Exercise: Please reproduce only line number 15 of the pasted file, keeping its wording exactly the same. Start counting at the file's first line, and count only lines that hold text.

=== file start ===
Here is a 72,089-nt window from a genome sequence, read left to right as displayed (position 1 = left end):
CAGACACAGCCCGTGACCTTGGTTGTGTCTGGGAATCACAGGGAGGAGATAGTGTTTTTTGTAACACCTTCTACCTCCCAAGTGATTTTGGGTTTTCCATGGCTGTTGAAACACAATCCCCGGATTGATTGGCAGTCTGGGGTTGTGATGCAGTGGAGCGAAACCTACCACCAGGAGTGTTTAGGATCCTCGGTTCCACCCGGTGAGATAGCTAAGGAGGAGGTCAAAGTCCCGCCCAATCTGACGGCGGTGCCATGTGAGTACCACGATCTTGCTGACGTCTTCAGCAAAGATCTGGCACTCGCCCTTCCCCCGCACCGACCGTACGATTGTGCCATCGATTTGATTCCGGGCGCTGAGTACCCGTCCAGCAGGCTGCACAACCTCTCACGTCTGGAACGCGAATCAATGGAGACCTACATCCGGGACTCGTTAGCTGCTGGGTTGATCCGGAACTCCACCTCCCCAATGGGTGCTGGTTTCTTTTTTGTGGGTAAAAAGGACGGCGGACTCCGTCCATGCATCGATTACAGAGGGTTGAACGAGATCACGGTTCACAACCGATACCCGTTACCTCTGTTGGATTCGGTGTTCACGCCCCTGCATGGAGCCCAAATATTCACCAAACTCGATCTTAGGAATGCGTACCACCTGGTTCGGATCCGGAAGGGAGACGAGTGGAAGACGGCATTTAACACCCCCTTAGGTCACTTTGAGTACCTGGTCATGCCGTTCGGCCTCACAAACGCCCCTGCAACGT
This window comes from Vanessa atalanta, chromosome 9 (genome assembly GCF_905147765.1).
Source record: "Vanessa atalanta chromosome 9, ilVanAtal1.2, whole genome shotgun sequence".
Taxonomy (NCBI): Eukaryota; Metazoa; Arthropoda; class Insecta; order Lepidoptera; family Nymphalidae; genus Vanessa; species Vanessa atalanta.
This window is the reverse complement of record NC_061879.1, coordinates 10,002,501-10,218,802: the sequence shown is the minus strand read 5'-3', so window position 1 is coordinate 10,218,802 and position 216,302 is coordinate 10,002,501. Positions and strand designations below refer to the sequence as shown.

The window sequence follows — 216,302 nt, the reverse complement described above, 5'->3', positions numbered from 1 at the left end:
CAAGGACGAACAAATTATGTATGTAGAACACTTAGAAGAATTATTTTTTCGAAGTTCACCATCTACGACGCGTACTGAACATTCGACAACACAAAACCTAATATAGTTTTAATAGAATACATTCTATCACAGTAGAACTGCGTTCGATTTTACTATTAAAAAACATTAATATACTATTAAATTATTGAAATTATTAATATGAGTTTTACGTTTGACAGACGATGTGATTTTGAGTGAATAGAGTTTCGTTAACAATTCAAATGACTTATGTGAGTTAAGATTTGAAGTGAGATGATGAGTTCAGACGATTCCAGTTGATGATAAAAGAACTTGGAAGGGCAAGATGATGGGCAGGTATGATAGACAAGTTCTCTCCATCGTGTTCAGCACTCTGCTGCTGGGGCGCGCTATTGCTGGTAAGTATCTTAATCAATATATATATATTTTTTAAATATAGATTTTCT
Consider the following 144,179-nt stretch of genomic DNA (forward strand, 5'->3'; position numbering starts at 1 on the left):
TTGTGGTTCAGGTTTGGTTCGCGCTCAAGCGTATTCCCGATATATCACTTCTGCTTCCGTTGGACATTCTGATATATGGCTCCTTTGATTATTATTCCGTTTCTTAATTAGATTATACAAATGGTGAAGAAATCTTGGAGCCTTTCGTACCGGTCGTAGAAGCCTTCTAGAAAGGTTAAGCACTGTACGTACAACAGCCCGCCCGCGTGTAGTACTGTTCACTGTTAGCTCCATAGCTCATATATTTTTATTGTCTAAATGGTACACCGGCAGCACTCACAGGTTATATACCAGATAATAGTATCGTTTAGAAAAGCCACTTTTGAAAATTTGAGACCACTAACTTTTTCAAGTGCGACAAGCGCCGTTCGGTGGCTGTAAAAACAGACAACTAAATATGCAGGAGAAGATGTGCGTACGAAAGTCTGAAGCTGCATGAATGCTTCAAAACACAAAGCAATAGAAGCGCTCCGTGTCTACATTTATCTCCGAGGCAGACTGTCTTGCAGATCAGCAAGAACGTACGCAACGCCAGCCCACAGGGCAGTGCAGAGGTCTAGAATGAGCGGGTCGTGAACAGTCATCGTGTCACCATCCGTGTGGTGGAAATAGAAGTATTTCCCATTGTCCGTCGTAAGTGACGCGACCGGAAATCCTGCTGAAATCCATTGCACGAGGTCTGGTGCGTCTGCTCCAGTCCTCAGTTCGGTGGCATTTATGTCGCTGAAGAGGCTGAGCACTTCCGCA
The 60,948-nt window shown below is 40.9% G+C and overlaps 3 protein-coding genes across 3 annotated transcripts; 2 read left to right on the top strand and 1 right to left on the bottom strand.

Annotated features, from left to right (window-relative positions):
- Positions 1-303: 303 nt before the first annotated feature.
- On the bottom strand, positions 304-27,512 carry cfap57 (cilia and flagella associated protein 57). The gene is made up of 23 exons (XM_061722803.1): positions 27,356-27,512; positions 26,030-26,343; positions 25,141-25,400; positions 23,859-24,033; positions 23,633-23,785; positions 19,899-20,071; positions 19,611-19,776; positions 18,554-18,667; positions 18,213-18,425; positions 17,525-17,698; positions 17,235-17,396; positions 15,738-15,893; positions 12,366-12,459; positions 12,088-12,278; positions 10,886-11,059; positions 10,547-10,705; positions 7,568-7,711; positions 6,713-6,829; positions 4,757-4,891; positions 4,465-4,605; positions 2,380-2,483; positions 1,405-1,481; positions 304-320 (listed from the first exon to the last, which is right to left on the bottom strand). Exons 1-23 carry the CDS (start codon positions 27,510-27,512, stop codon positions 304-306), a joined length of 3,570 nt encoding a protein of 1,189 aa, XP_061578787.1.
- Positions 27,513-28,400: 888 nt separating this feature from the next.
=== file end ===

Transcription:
- Positions 27,513-28,400: 888 nt separating this feature from the next.